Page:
The two companies agreed to closely cooperate in building a basis for the demonstration of small and medium-sized 100% hydrogen-fueled turbines, currently being developed by Doosan Heavy. The hydrogen turbine technologies to be secured will be applied to new power plants and the conversion of old thermal power plants into hydrogen power plants, pursued by Korea Western Power.

In addition, the two companies agreed to join efforts to create a hydrogen ecosystem, helping small and medium-sized enterprises develop hydrogen turbine technologies and advance into domestic and overseas markets.

Power Machines opens doors for hydrogen technologies

Russian power engineering company Power Machines said it has created a Center for Hydrogen Technologies to strengthen the company’s position in this area and master the technologies of storage, transportation, production and consumption of hydrogen.

The Center’s specialists will carry out research and development in this area, as well as coordinate the interaction between Power Machines and external research organizations, the company said.

In accordance with a long-term plan for the development of hydrogen technologies, the company expects to offer the market solutions in the field of electrolysis and hydrogen storage systems by 2024, with more to follow.

Siemens Mobility’s hydrogen train

Siemens Mobility it to trial a new hydrogen-powered train on passenger services in the Free State of Bavaria, southwest Germany.

The two-car train can travel up to 800km and is equipped with a hydrogen traction drive. It comprises two fuel cells on its roof and is fitted with lithium-ion batteries manufactured by Sharp underneath its floor.

According to developer Siemens, which recently signed a multi-billion-dollar-contract for sustainable trains with US-based passenger railroad service Amtrak, the new vehicle is based on its Mireo Plus H train and can be operated on non-electrified rail lines “like any conventional train but without local emissions”.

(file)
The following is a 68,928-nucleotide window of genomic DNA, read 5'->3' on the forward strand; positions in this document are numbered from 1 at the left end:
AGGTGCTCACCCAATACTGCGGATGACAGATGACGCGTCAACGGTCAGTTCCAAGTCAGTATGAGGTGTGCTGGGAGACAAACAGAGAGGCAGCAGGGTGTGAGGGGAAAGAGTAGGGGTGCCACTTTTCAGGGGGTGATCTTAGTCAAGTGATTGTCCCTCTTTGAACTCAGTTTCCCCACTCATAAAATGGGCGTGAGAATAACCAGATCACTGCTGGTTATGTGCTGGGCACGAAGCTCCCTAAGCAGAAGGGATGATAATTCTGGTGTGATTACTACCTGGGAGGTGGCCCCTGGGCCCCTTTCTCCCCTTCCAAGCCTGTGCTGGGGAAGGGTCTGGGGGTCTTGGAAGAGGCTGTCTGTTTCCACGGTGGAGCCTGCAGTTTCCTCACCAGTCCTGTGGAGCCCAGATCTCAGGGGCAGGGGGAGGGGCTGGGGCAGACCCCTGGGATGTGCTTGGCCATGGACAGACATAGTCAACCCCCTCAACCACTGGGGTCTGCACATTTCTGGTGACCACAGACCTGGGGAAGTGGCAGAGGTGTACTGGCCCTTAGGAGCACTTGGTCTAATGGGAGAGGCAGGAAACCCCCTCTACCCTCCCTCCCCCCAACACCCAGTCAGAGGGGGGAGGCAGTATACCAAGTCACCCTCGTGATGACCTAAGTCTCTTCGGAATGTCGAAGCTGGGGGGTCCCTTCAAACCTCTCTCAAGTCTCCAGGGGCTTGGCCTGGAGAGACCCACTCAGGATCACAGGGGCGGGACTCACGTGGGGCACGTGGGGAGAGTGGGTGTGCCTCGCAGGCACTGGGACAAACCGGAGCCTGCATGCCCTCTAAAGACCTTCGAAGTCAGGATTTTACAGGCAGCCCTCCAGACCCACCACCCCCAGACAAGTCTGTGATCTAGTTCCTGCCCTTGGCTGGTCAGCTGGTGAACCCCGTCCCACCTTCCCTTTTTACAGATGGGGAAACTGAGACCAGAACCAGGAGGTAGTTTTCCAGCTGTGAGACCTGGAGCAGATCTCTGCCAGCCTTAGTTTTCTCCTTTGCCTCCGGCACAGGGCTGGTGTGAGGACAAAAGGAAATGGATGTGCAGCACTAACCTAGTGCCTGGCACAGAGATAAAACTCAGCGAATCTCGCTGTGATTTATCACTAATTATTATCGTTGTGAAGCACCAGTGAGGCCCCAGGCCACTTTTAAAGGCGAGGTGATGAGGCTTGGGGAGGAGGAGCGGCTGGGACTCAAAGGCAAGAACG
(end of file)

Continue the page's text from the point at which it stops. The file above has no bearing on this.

Zenith’s 3.2 GW hydrogen facility

U.S.-based Zenith Energy and the Irish firm EI-H2 said the green energy facility at Bantry Bay, Ireland, has the potential to reduce Irish carbon emissions by 2.4 million tons per year, which represents the equivalent of the carbon emissions of a quarter of all Irish homes.

It will operate alongside Zenith Energy’s existing Bantry Bay Terminal, and will be one of the largest of its kind in the world, the companies said.

Bantry Bay was chosen as the location for a facility of this scale given its proximity to some of the most productive off-shore locations for wind-generated electricity.

The first phase of the project will see the construction of a scalable green hydrogen production facility, up to 2.7 GW in capacity. The second phase involves the construction of a 500 MW green ammonia facility, using the green hydrogen from the first phase. The green energy produced by the facility will be used both domestically and internationally, providing carbon-free alternatives to help reduce the country’s carbon footprint, and to put Ireland on the green energy export map.

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Aggreko develops its first hydrogen genset

Aggreko is accelerating its investments in hydrogen technology with the development of a demonstration 50 kVA hydrogen combustion generator.

The first one has been tested and Aggreko is now building 10 additional units that will be supplied to customers and partners “to test and validate hydrogen as an energy carrier in temporary power”. The sets will be ready for customer applications in the second half of this year.

The genset - which has been developed with cleantech specialist CMB.TECH, based in Antwerp, Belgium - is Tier 4F/Stage V compliant without aftertreatment and results in near to no NOx emissions.

In addition, Aggreko has partnered with Netherlands fuel cell company Nedstack to build a fuel cell demonstration unit that will integrate zero-emission hydrogen technology with a battery storage unit.